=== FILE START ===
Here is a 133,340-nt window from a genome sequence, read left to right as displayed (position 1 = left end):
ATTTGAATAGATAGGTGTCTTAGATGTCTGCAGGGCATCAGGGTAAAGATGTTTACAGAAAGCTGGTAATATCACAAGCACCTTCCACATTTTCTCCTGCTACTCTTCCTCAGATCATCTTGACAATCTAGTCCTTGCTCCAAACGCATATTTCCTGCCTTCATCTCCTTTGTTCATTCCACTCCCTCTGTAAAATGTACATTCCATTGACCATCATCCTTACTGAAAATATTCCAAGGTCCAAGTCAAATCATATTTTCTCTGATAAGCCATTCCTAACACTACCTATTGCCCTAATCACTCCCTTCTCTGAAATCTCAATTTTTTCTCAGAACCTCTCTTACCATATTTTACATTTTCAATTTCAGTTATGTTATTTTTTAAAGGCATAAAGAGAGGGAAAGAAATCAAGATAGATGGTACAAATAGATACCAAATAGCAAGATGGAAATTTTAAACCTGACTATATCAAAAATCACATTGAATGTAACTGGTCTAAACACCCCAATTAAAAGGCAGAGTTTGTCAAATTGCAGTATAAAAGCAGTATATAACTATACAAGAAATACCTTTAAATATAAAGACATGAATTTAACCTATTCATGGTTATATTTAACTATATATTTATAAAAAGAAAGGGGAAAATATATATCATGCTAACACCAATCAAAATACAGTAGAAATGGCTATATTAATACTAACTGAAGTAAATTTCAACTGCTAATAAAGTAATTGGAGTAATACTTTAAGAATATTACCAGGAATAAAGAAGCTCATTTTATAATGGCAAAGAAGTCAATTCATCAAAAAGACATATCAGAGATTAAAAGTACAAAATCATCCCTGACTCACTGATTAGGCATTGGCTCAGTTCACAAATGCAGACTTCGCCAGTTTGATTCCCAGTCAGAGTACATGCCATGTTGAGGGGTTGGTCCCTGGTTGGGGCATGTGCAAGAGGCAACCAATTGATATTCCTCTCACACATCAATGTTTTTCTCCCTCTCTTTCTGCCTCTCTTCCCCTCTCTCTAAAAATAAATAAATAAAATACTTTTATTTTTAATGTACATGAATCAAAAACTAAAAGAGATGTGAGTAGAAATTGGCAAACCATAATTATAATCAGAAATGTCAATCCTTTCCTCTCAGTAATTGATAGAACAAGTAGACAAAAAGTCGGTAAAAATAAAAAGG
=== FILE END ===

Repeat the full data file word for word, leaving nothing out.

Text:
Here is a 133,340-nt window from a genome sequence, read left to right as displayed (position 1 = left end):
ATTTGAATAGATAGGTGTCTTAGATGTCTGCAGGGCATCAGGGTAAAGATGTTTACAGAAAGCTGGTAATATCACAAGCACCTTCCACATTTTCTCCTGCTACTCTTCCTCAGATCATCTTGACAATCTAGTCCTTGCTCCAAACGCATATTTCCTGCCTTCATCTCCTTTGTTCATTCCACTCCCTCTGTAAAATGTACATTCCATTGACCATCATCCTTACTGAAAATATTCCAAGGTCCAAGTCAAATCATATTTTCTCTGATAAGCCATTCCTAACACTACCTATTGCCCTAATCACTCCCTTCTCTGAAATCTCAATTTTTTCTCAGAACCTCTCTTACCATATTTTACATTTTCAATTTCAGTTATGTTATTTTTTAAAGGCATAAAGAGAGGGAAAGAAATCAAGATAGATGGTACAAATAGATACCAAATAGCAAGATGGAAATTTTAAACCTGACTATATCAAAAATCACATTGAATGTAACTGGTCTAAACACCCCAATTAAAAGGCAGAGTTTGTCAAATTGCAGTATAAAAGCAGTATATAACTATACAAGAAATACCTTTAAATATAAAGACATGAATTTAACCTATTCATGGTTATATTTAACTATATATTTATAAAAAGAAAGGGGAAAATATATATCATGCTAACACCAATCAAAATACAGTAGAAATGGCTATATTAATACTAACTGAAGTAAATTTCAACTGCTAATAAAGTAATTGGAGTAATACTTTAAGAATATTACCAGGAATAAAGAAGCTCATTTTATAATGGCAAAGAAGTCAATTCATCAAAAAGACATATCAGAGATTAAAAGTACAAAATCATCCCTGACTCACTGATTAGGCATTGGCTCAGTTCACAAATGCAGACTTCGCCAGTTTGATTCCCAGTCAGAGTACATGCCATGTTGAGGGGTTGGTCCCTGGTTGGGGCATGTGCAAGAGGCAACCAATTGATATTCCTCTCACACATCAATGTTTTTCTCCCTCTCTTTCTGCCTCTCTTCCCCTCTCTCTAAAAATAAATAAATAAAATACTTTTATTTTTAATGTACATGAATCAAAAACTAAAAGAGATGTGAGTAGAAATTGGCAAACCATAATTATAATCAGAAATGTCAATCCTTTCCTCTCAGTAATTGATAGAACAAGTAGACAAAAAGTCGGTAAAAATAAAAAGG